Posted by Jonathan Maus (Publisher/Editor) on October 5th, 2018 at 10:50 am
It’s been a tough year for Portland’s bike industry.
In May, local cargo bike maker Metrofiets called it quits. Then in July, bike shop and community gathering spot Velo Cult announced it would no longer have a retail location. And on Tuesday of this week we reported that UK-based Islabikes decided to close the local office and warehouse that housed their North American headquarters. And yesterday we shared the messy road that led to the end of Renovo Hardwood Bicycles.
I don’t enjoy reporting these type of stories, but I do think the community deserves to know a reasonable amount of detail about them. Given Islabikes’ popularity and large role in our community (as a sponsor and partner of many local events), I felt like their official statement wasn’t enough. Earlier this week, I reached out to Islabikes General Manager Tim Goodall and asked him to share more about why they’ve decided to leave.
Goodall cited Brexit (the UK’s decision to leave the European Union) and a pesky US federal government regulation as two of the main reasons.
“We refused to send bikes that were non-compliant and we also refused to compromise our geometry to meet the requirements,”
— Islabikes GM Tim Goodall on a CPSC regulation that requires children’s bikes to have a coaster brake
As we’ve reported, Islabikes said they want to focus on the UK and EU markets. Behind that intent is what Goodall now says is a concern about the impacts of Brexit. The decision to leave the EU came via a very narrow voter referendum in 2016 and and the official exit is scheduled to occur in March 2019. However, the UK and EU must sign an agreement before it can happen and the debate over that agreement is far from over.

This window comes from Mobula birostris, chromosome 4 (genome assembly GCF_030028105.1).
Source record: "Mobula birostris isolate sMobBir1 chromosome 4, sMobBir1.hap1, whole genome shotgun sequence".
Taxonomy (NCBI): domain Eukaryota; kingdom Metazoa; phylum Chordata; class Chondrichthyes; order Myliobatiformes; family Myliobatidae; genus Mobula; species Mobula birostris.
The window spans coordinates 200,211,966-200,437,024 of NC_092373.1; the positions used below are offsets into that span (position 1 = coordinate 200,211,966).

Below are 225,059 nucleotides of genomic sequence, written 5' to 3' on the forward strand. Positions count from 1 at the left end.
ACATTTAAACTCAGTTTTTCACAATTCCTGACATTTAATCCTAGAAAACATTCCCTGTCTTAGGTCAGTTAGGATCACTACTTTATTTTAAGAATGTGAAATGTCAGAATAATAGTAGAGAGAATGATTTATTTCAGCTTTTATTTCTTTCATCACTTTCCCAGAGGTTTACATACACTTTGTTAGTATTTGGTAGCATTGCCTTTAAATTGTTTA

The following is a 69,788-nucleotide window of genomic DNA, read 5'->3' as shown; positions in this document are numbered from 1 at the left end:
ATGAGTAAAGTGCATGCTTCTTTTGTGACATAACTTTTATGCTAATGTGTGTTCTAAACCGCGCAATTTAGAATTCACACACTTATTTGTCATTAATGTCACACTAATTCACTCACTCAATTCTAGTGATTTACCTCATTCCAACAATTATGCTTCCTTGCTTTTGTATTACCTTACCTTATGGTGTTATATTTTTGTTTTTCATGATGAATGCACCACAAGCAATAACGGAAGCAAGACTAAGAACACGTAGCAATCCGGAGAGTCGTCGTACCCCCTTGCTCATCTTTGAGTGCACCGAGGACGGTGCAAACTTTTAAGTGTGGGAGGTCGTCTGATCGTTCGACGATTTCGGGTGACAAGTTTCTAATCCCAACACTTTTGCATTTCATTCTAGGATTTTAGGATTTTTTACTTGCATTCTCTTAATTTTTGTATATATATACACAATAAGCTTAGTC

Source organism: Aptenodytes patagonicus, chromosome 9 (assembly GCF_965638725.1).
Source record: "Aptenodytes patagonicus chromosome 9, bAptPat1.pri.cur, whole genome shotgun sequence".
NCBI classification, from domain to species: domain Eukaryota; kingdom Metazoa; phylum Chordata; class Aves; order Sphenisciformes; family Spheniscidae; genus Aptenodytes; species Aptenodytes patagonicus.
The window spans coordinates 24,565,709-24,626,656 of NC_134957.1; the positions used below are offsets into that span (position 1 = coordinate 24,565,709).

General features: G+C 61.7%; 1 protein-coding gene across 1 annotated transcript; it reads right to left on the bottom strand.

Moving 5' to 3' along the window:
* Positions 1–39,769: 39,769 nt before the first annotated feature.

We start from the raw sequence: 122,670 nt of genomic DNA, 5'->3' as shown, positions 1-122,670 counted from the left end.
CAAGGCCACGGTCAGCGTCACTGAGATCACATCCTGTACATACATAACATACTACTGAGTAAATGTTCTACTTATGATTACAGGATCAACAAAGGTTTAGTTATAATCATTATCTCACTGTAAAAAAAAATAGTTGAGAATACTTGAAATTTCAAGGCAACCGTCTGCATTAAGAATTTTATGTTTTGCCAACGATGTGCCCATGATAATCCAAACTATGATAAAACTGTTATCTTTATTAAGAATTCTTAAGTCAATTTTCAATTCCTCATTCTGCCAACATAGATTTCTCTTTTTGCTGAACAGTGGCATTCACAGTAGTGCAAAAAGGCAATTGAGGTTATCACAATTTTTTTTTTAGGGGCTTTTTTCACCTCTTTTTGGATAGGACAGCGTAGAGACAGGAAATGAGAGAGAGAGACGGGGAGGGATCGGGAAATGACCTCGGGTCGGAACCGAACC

“The uncertainly of Brexit gives any company operating between the UK and EU pause at the moment,” Goodall shared with me via email yesterday. “Islabikes needs to dedicate time and energy to ensure that we’re growing those markets during whatever transition comes.”
I also asked Goodall if their decision had anything to do with a soft US market for high-quality children’s bikes that are much more expensive than big-box and “toy” store options. “The first few years were very strong and encouraging and we definitely think there is room for high-quality kids bikes in the US,” he said. Since Islabikes launched in 2013 several other high-quality children’s bike brands have launched. Was that competition the last straw? “The fact that so many brands with similar missions have sprung up definitely made the piece of the pie we have a bit smaller!” Goodall explained, “But the fact that those brands have come about is also encouraging. Islabikes mission from the start has been to provide children with a better experience riding bikes – there are more and more quality options out there for young riders.”
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Then he mentioned a surprise reason: A Consumer Product Safety Commission (CPSC) requirement that children’s bicycles (defined as “sidewalk bicycles” by the CPSC) must be equipped with a footbrake (a.k.a. coaster brake, which activates by pedaling backwards). This regulation means all of Islabikes’ popular 14 and 16-inch models must be shipped with a coaster brake.
“We refused to send bikes that were non-compliant and we also refused to compromise our geometry to meet the requirements,” Goodall explained. “Over the past two years we’ve spent vast sums as well as countless hours in an attempt to enact a rule change.” Goodall says the coaster brake requirement is “woefully outdated” and even without a US presence Islabikes hopes it changes someday.
Leaving the US wasn’t part of the plan for Islabikes, but the political uncertainty of Brexit forced them to re-visit their decision.
“The fact that we are letting down our customers weighs heavily on our minds and in no way was the decision taken lightly,” Goodall shared.
We are bummed to see them go. Not only does Islabikes have a great product, the company is full of integrity and Goodall himself is a testament to that. “We relish the connections we have made in our five years in Portland,” Goodall shared with us. “From Sunday Parkways to Kids’ Cross – we have loved seeing our customers out doing what they do best – riding bikes with a smile on their face.”
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